Date of Award

Spring 1-1-2012

Document Type

Thesis

Degree Name

Master of Arts (MA)

Department

English

First Advisor

Catherine Labio

Second Advisor

John A. Stevenson

Third Advisor

Paul Youngquist

Abstract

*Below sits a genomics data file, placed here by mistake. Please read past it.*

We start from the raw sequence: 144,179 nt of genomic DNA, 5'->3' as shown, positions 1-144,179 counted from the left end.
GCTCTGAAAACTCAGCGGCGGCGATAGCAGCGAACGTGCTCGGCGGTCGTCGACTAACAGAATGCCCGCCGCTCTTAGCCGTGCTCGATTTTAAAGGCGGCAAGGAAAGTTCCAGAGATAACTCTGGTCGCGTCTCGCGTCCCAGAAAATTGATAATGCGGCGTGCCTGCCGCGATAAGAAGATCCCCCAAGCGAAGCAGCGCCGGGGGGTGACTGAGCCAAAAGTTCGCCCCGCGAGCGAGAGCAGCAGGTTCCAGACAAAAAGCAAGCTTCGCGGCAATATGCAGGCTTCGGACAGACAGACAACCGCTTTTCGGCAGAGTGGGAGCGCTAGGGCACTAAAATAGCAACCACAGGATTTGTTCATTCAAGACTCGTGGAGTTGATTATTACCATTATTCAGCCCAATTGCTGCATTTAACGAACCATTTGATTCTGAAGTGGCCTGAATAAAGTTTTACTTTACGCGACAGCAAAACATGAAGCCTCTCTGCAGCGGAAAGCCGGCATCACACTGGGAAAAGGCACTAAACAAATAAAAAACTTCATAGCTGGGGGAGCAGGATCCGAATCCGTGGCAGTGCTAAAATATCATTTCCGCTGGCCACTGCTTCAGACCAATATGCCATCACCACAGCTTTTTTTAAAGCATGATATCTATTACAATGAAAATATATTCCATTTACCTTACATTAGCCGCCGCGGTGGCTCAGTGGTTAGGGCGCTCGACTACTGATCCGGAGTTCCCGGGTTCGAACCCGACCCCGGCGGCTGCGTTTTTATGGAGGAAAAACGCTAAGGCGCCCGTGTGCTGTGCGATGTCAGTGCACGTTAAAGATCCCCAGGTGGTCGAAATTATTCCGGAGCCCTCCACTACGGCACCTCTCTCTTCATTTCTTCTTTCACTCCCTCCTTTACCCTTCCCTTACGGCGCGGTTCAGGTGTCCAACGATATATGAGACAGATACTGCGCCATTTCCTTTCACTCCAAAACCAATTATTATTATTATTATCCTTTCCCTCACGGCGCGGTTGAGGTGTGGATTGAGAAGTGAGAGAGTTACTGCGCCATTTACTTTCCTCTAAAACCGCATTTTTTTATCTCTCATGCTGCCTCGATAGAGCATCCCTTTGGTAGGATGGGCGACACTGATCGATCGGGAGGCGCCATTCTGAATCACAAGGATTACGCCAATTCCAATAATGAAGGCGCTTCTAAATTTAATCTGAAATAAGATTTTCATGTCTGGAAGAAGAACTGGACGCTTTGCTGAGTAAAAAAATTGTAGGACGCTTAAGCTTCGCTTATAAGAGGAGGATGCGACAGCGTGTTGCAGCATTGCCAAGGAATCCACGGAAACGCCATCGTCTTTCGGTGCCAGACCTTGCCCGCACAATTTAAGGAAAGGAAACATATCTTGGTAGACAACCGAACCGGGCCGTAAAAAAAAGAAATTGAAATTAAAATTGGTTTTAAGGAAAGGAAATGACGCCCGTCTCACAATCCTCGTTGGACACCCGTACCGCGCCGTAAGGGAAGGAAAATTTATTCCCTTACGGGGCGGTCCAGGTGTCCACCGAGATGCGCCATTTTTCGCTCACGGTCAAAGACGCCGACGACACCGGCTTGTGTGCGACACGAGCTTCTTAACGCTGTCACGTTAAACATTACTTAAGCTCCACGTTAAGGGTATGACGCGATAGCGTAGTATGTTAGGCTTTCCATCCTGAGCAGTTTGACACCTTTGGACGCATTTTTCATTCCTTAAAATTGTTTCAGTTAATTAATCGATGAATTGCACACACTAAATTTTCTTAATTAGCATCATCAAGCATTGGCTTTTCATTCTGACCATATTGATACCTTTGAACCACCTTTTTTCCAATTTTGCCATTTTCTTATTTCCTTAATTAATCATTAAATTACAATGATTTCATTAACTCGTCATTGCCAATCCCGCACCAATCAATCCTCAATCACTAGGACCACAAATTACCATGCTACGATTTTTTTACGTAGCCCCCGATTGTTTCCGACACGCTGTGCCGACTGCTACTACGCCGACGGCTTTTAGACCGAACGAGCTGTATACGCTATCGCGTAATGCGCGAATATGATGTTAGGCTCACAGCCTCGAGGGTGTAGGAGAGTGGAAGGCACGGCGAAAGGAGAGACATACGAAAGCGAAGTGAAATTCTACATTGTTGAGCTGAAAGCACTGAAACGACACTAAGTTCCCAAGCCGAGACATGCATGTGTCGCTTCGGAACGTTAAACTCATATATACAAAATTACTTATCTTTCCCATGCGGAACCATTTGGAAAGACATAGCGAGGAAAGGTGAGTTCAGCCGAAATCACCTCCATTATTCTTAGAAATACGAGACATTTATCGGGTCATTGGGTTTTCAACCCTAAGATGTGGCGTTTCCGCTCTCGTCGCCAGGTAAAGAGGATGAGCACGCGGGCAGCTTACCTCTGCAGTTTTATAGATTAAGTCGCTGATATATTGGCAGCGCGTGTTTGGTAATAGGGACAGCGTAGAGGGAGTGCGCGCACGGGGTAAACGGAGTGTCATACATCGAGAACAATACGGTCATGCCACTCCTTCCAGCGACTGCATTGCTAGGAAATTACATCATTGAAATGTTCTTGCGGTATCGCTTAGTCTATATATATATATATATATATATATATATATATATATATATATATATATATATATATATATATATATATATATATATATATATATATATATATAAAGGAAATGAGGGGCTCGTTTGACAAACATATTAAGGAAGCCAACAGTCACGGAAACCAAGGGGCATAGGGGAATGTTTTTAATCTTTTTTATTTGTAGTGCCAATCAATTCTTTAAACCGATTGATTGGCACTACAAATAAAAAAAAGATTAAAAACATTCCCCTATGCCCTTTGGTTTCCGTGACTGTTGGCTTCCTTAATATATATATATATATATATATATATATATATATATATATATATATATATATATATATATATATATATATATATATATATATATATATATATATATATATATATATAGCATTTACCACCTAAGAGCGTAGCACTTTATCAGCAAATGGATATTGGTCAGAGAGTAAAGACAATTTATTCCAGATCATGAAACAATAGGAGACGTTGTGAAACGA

This thesis traces the rise of autonomous moral behavior (self-governance) in the context of increasingly private domestic settings in British novels from the middle to the end of the Georgian period. I argue that the representation of private domestic space that occurred by Austen's time was linked to the autonomous moral behavior represented in her novels, and to the developing standards of morality expressed in philosophical writings of the age. Sarah Scott and Jane Austen serve as the principal points of comparison; but David Hume's and Adam Smith's philosophical works, Samuel Richardson's epistolary novel The History of Sir Charles Grandison, Henry Mackenzie's sentimental novel The Man of Feeling, Ann Radcliffe's Gothic novel The Italian, and Elizabeth Hamilton's regional novel The Cottagers of Glenburnie also feature prominently.

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